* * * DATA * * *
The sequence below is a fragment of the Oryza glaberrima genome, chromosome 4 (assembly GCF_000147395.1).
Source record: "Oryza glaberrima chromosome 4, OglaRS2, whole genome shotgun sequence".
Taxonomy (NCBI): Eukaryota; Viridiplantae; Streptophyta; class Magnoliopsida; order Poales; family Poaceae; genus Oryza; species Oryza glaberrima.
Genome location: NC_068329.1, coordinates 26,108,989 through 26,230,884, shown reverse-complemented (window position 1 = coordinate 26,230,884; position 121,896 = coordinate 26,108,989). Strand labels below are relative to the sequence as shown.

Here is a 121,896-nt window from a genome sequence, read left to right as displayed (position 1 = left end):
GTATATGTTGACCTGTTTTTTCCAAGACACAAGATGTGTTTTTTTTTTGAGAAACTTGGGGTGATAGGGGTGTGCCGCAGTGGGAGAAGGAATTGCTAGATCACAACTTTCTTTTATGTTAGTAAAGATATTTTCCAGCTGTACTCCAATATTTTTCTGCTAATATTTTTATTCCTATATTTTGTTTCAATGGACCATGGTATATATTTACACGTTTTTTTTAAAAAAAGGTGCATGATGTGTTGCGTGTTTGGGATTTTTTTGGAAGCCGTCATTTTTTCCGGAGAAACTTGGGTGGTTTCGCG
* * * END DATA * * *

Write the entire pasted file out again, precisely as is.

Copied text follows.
The sequence below is a fragment of the Oryza glaberrima genome, chromosome 4 (assembly GCF_000147395.1).
Source record: "Oryza glaberrima chromosome 4, OglaRS2, whole genome shotgun sequence".
Taxonomy (NCBI): Eukaryota; Viridiplantae; Streptophyta; class Magnoliopsida; order Poales; family Poaceae; genus Oryza; species Oryza glaberrima.
Genome location: NC_068329.1, coordinates 26,108,989 through 26,230,884, shown reverse-complemented (window position 1 = coordinate 26,230,884; position 121,896 = coordinate 26,108,989). Strand labels below are relative to the sequence as shown.

Here is a 121,896-nt window from a genome sequence, read left to right as displayed (position 1 = left end):
GTATATGTTGACCTGTTTTTTCCAAGACACAAGATGTGTTTTTTTTTTGAGAAACTTGGGGTGATAGGGGTGTGCCGCAGTGGGAGAAGGAATTGCTAGATCACAACTTTCTTTTATGTTAGTAAAGATATTTTCCAGCTGTACTCCAATATTTTTCTGCTAATATTTTTATTCCTATATTTTGTTTCAATGGACCATGGTATATATTTACACGTTTTTTTTAAAAAAAGGTGCATGATGTGTTGCGTGTTTGGGATTTTTTTGGAAGCCGTCATTTTTTCCGGAGAAACTTGGGTGGTTTCGCG